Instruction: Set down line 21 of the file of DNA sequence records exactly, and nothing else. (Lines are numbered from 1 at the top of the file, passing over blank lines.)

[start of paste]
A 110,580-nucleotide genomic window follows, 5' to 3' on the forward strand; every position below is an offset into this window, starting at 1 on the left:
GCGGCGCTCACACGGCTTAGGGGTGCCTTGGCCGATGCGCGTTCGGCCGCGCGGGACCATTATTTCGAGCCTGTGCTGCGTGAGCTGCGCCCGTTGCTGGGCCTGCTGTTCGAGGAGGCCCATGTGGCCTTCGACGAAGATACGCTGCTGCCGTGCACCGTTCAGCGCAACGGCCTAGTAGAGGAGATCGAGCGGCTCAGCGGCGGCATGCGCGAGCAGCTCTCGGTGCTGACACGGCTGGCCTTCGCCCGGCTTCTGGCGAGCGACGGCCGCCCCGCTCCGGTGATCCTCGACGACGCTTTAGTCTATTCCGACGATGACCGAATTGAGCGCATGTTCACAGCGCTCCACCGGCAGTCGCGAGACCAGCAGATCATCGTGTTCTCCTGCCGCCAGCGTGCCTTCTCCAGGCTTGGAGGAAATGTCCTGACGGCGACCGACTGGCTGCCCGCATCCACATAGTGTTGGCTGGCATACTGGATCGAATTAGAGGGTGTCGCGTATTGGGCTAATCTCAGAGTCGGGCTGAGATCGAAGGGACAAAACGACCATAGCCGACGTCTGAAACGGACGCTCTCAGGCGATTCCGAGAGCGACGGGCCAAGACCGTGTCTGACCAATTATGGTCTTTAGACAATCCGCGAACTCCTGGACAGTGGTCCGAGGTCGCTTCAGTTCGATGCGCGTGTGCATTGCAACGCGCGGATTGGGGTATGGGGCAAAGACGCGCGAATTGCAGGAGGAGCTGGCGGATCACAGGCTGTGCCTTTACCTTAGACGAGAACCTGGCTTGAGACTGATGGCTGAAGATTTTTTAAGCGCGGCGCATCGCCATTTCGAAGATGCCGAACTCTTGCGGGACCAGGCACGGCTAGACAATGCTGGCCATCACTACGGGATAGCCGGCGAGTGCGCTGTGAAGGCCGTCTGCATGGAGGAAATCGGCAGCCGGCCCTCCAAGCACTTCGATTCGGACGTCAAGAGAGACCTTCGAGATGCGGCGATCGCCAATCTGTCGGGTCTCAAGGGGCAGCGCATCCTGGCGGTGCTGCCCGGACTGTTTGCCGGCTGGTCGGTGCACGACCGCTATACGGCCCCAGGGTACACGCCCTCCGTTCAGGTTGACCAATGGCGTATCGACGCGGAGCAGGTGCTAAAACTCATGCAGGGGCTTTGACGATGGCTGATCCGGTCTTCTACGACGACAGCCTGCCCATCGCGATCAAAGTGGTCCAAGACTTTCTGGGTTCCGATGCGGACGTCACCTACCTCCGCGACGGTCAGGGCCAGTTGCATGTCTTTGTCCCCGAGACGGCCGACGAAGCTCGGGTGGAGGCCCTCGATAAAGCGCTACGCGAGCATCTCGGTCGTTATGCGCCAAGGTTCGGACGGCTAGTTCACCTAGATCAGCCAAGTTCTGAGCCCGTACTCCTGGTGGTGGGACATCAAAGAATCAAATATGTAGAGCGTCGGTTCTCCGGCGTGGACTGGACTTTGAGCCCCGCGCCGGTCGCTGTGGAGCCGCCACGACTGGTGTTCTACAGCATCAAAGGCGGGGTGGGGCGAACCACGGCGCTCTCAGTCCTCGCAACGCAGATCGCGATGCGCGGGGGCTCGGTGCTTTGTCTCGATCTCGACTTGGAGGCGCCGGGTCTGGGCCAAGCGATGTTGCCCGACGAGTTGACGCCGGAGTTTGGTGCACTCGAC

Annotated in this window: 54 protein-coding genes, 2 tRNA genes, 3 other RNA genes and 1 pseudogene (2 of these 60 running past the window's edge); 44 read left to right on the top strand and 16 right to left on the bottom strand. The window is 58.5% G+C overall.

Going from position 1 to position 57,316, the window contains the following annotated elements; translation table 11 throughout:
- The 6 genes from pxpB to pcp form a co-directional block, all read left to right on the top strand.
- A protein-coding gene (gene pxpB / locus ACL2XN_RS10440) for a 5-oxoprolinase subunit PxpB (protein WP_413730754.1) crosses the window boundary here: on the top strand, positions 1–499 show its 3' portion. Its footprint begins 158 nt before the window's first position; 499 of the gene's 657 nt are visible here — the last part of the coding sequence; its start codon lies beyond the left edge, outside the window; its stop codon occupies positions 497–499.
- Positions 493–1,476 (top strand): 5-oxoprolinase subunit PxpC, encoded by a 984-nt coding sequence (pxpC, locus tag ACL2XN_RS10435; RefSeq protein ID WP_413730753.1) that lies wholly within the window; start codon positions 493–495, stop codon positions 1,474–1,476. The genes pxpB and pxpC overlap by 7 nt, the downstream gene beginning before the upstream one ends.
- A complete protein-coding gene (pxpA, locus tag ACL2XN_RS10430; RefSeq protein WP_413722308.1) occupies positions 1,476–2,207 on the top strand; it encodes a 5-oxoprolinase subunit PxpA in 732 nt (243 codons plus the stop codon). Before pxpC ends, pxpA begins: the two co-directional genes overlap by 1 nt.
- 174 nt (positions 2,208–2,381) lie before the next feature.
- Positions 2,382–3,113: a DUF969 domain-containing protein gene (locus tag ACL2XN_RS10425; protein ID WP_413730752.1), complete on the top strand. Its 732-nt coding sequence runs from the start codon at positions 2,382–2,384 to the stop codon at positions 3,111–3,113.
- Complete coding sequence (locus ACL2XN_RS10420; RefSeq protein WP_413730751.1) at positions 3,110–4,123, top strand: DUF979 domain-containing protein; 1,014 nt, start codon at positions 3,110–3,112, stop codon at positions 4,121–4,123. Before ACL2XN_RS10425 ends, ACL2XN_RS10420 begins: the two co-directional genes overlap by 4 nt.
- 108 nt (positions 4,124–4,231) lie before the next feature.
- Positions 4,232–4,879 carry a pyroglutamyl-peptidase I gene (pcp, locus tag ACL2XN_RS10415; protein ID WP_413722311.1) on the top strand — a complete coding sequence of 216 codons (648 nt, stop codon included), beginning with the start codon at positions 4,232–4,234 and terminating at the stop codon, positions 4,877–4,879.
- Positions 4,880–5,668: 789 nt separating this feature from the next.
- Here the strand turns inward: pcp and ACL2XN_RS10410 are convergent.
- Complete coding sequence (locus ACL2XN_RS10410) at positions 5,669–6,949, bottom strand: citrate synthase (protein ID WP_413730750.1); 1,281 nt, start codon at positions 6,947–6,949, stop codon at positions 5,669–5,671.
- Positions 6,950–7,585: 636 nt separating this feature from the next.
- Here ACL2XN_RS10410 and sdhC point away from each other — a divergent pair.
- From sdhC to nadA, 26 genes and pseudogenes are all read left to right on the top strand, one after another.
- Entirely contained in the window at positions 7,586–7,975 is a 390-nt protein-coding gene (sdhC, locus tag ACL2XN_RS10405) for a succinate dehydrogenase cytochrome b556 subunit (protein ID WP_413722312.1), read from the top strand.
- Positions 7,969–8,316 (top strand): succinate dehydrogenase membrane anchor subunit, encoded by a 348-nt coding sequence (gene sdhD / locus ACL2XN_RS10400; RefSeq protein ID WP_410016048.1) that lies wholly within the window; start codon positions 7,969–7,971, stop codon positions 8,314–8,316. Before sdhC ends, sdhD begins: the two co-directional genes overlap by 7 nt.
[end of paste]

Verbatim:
- Positions 7,969–8,316 (top strand): succinate dehydrogenase membrane anchor subunit, encoded by a 348-nt coding sequence (gene sdhD / locus ACL2XN_RS10400; RefSeq protein ID WP_410016048.1) that lies wholly within the window; start codon positions 7,969–7,971, stop codon positions 8,314–8,316. Before sdhC ends, sdhD begins: the two co-directional genes overlap by 7 nt.